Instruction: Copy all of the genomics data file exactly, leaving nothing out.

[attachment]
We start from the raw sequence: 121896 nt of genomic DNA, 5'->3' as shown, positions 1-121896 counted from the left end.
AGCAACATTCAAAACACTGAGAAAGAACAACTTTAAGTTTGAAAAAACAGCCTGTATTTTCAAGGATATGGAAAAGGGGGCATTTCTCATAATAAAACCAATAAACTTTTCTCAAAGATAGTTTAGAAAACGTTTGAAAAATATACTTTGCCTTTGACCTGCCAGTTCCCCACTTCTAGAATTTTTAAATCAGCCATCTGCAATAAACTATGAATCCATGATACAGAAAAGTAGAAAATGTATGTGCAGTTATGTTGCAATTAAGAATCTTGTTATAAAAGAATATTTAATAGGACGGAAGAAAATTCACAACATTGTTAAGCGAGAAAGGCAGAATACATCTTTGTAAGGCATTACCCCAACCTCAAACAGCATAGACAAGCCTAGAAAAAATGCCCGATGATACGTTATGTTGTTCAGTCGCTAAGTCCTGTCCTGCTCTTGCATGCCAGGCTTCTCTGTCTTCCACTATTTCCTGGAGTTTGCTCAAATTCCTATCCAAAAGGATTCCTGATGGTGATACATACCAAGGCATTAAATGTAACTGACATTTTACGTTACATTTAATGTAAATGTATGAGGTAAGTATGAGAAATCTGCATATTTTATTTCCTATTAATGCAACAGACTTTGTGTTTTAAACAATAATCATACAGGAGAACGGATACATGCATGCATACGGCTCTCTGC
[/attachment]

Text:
We start from the raw sequence: 121896 nt of genomic DNA, 5'->3' as shown, positions 1-121896 counted from the left end.
AGCAACATTCAAAACACTGAGAAAGAACAACTTTAAGTTTGAAAAAACAGCCTGTATTTTCAAGGATATGGAAAAGGGGGCATTTCTCATAATAAAACCAATAAACTTTTCTCAAAGATAGTTTAGAAAACGTTTGAAAAATATACTTTGCCTTTGACCTGCCAGTTCCCCACTTCTAGAATTTTTAAATCAGCCATCTGCAATAAACTATGAATCCATGATACAGAAAAGTAGAAAATGTATGTGCAGTTATGTTGCAATTAAGAATCTTGTTATAAAAGAATATTTAATAGGACGGAAGAAAATTCACAACATTGTTAAGCGAGAAAGGCAGAATACATCTTTGTAAGGCATTACCCCAACCTCAAACAGCATAGACAAGCCTAGAAAAAATGCCCGATGATACGTTATGTTGTTCAGTCGCTAAGTCCTGTCCTGCTCTTGCATGCCAGGCTTCTCTGTCTTCCACTATTTCCTGGAGTTTGCTCAAATTCCTATCCAAAAGGATTCCTGATGGTGATACATACCAAGGCATTAAATGTAACTGACATTTTACGTTACATTTAATGTAAATGTATGAGGTAAGTATGAGAAATCTGCATATTTTATTTCCTATTAATGCAACAGACTTTGTGTTTTAAACAATAATCATACAGGAGAACGGATACATGCATGCATACGGCTCTCTGC